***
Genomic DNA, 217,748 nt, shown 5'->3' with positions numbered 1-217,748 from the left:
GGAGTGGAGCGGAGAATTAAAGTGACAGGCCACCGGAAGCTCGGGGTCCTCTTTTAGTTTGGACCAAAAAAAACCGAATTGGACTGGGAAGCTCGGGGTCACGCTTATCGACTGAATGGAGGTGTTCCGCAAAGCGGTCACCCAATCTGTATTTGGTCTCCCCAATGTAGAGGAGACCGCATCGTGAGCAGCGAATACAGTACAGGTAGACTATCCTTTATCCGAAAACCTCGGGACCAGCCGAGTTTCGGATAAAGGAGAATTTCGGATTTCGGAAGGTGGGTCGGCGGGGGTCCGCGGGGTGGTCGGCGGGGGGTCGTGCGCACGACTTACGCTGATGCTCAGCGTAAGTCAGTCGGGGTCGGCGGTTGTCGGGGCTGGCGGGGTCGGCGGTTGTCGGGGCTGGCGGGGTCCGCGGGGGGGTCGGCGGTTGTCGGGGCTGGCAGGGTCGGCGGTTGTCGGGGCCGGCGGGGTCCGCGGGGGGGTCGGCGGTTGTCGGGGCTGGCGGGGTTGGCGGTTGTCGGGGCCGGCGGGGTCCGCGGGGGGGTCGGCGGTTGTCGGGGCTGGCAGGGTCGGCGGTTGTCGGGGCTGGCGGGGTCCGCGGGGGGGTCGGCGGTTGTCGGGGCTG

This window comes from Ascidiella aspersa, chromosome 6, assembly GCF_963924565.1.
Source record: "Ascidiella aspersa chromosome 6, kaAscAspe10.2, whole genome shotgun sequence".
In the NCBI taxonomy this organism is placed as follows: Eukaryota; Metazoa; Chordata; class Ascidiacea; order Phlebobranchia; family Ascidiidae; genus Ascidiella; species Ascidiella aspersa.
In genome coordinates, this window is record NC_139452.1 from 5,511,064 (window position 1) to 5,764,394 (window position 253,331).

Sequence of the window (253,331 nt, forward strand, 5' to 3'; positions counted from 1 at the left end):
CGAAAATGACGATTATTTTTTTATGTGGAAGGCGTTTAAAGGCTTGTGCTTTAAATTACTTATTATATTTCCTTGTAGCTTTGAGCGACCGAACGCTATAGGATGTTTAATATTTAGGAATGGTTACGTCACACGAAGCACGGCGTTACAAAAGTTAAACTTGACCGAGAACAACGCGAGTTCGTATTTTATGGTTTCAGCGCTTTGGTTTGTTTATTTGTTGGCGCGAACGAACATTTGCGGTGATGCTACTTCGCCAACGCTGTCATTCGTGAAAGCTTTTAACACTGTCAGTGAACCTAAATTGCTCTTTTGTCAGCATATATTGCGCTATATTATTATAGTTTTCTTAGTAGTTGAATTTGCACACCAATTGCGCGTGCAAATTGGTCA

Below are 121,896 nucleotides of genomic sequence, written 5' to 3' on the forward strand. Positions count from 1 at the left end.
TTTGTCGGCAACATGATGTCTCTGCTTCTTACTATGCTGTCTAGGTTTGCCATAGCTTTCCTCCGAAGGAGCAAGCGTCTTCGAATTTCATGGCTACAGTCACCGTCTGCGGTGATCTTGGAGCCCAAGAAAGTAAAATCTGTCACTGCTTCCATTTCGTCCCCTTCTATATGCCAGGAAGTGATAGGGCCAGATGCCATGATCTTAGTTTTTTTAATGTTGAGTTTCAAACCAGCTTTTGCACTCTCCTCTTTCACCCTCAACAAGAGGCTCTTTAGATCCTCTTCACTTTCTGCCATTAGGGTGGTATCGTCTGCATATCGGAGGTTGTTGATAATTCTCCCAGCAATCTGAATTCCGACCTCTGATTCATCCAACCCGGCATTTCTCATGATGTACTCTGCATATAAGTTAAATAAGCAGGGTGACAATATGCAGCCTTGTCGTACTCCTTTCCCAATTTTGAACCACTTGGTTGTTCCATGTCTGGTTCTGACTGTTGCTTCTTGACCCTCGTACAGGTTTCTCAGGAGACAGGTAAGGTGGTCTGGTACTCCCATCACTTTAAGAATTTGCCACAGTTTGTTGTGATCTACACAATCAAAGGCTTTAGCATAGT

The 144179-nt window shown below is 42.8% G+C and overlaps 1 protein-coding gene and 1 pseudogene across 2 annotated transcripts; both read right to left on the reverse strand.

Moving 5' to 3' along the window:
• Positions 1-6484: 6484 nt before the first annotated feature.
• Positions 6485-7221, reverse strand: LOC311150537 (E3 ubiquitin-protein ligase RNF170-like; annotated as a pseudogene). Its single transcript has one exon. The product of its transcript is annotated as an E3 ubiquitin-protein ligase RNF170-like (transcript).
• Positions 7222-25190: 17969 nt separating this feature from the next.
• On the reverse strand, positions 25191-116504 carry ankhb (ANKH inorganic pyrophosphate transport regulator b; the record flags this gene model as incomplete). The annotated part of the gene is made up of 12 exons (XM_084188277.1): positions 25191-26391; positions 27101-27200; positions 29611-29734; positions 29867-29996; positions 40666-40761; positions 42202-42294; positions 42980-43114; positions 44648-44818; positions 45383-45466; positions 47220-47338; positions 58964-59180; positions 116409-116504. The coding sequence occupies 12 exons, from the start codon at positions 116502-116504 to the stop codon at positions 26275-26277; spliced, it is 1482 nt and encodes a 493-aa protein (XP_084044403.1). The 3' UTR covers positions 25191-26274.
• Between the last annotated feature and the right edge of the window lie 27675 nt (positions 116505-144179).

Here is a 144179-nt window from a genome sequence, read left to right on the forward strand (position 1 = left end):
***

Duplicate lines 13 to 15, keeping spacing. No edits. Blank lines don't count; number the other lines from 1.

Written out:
• Positions 1-6484: 6484 nt before the first annotated feature.
• Positions 6485-7221, reverse strand: LOC311150537 (E3 ubiquitin-protein ligase RNF170-like; annotated as a pseudogene). Its single transcript has one exon. The product of its transcript is annotated as an E3 ubiquitin-protein ligase RNF170-like (transcript).
• Positions 7222-25190: 17969 nt separating this feature from the next.